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Cell Mol Life Sci. 2012 Jan;69(2):223-45. doi: 10.1007/s00018-011-0809-0. Epub 2011 Sep 16.

Genomic instability in breast and ovarian cancers: translation into clinical predictive biomarkers.

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Division of Molecular Biology, Netherlands Cancer Institute, Antoni van Leeuwenhoek Hospital, Amsterdam, The Netherlands.


Breast and ovarian cancer are among the most common malignancies diagnosed in women worldwide. Together, they account for the majority of cancer-related deaths in women. These cancer types share a number of features, including their association with hereditary cancer syndromes caused by heterozygous germline mutations in BRCA1 or BRCA2. BRCA-associated breast and ovarian cancers are hallmarked by genomic instability and high sensitivity to DNA double-strand break (DSB) inducing agents due to loss of error-free DSB repair via homologous recombination (HR). Recently, poly(ADP-ribose) polymerase inhibitors, a new class of drugs that selectively target HR-deficient tumor cells, have been shown to be highly active in BRCA-associated breast and ovarian cancers. This finding has renewed interest in hallmarks of HR deficiency and the use of other DSB-inducing agents, such as platinum salts or bifunctional alkylators, in breast and ovarian cancer patients. In this review we discuss the similarities between breast and ovarian cancer, the hallmarks of genomic instability in BRCA-mutated and BRCA-like breast and ovarian cancers, and the efforts to search for predictive markers of HR deficiency in order to individualize therapy in breast and ovarian cancer.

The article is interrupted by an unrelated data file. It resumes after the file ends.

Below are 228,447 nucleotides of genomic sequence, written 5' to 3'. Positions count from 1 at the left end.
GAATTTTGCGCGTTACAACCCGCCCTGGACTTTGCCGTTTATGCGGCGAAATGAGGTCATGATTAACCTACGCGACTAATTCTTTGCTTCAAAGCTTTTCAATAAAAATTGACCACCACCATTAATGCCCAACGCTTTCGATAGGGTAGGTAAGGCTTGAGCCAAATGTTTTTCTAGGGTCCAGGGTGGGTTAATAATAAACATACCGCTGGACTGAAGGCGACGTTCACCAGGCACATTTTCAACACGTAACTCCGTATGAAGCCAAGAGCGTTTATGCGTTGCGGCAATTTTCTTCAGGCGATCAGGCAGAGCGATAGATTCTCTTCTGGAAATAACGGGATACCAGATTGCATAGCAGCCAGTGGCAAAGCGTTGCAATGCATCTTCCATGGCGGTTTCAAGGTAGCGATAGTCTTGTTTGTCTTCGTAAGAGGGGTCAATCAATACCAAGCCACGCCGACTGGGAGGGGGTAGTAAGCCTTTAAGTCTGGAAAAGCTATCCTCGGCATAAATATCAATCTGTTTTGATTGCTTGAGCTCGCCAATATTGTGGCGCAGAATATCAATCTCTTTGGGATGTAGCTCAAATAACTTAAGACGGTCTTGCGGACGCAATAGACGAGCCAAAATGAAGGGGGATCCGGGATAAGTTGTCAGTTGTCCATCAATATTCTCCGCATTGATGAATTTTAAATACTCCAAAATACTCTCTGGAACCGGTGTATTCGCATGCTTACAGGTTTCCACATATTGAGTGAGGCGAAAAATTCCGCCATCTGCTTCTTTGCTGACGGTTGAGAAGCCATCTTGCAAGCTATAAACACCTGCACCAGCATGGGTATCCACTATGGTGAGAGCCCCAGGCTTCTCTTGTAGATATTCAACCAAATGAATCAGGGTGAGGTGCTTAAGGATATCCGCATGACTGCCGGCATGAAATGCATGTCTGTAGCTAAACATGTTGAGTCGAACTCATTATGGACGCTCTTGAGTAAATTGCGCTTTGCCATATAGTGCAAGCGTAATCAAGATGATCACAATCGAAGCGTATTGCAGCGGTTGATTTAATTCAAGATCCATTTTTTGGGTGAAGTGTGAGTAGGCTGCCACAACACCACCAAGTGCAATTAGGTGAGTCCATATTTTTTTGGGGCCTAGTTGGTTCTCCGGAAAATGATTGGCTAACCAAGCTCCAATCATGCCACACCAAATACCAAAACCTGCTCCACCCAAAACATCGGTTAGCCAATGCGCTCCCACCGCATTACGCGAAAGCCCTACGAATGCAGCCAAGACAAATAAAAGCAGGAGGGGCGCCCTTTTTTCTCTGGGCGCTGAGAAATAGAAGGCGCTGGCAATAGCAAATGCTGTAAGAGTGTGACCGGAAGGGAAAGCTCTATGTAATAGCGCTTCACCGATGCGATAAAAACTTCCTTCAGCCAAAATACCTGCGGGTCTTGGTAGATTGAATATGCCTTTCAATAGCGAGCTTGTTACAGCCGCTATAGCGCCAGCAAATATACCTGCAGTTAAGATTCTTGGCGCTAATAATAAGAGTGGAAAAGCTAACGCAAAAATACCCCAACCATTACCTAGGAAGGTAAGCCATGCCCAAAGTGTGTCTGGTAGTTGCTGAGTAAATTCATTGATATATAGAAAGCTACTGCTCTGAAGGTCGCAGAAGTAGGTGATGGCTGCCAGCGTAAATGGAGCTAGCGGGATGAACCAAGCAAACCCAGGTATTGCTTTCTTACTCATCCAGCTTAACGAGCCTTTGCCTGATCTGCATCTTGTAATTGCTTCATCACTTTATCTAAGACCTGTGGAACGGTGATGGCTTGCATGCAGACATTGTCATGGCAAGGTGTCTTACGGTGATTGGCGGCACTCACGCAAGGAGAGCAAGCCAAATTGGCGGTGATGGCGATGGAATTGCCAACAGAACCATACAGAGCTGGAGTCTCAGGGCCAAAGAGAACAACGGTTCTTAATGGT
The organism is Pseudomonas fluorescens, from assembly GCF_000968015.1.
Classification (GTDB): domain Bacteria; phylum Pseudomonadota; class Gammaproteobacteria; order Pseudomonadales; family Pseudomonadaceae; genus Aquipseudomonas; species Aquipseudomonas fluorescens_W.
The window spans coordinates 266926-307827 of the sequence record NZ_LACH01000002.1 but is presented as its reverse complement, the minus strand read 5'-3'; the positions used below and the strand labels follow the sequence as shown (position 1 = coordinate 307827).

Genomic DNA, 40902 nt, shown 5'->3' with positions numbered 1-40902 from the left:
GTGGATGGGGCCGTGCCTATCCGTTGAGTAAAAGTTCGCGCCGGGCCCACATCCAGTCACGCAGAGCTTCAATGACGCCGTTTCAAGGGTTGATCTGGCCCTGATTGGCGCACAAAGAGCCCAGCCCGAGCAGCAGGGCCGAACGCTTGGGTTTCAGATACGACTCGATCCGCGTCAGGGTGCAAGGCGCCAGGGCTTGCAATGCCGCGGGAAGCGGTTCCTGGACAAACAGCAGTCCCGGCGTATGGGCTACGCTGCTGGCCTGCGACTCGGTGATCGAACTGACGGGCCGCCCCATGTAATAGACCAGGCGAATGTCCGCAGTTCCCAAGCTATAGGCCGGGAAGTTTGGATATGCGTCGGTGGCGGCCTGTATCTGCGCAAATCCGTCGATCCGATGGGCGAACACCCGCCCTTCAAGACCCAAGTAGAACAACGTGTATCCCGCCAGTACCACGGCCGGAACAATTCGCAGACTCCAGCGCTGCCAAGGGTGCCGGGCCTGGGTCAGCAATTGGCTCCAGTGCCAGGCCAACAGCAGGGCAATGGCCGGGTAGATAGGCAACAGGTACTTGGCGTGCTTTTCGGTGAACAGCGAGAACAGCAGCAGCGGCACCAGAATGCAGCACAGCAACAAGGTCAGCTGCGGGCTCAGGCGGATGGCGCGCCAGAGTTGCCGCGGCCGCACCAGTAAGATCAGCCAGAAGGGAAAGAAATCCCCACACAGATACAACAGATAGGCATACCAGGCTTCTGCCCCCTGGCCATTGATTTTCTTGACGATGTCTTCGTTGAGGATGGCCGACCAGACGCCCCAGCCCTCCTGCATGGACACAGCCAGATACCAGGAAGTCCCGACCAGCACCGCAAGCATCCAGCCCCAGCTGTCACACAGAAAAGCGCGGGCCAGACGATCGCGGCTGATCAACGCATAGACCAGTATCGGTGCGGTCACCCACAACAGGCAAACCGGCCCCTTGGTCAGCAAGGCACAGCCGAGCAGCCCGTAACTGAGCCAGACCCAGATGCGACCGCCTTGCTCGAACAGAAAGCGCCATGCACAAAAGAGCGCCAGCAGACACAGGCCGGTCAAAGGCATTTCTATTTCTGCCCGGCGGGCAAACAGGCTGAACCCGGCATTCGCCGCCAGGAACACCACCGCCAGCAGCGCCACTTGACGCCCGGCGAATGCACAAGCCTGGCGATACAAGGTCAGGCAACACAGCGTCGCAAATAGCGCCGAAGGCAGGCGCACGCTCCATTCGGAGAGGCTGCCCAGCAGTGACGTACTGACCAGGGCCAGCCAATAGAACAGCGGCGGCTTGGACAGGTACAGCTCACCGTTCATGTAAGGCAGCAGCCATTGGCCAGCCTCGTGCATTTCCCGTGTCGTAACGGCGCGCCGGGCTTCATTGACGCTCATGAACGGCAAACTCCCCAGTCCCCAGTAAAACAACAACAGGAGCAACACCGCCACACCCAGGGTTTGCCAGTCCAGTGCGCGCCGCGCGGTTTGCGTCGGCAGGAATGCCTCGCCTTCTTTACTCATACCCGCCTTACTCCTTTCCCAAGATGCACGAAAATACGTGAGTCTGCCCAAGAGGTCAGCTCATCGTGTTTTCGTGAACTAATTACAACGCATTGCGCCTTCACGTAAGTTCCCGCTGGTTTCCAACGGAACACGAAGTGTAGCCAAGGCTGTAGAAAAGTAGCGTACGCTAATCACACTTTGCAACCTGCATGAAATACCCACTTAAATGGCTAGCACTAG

[Indexed for MEDLINE]

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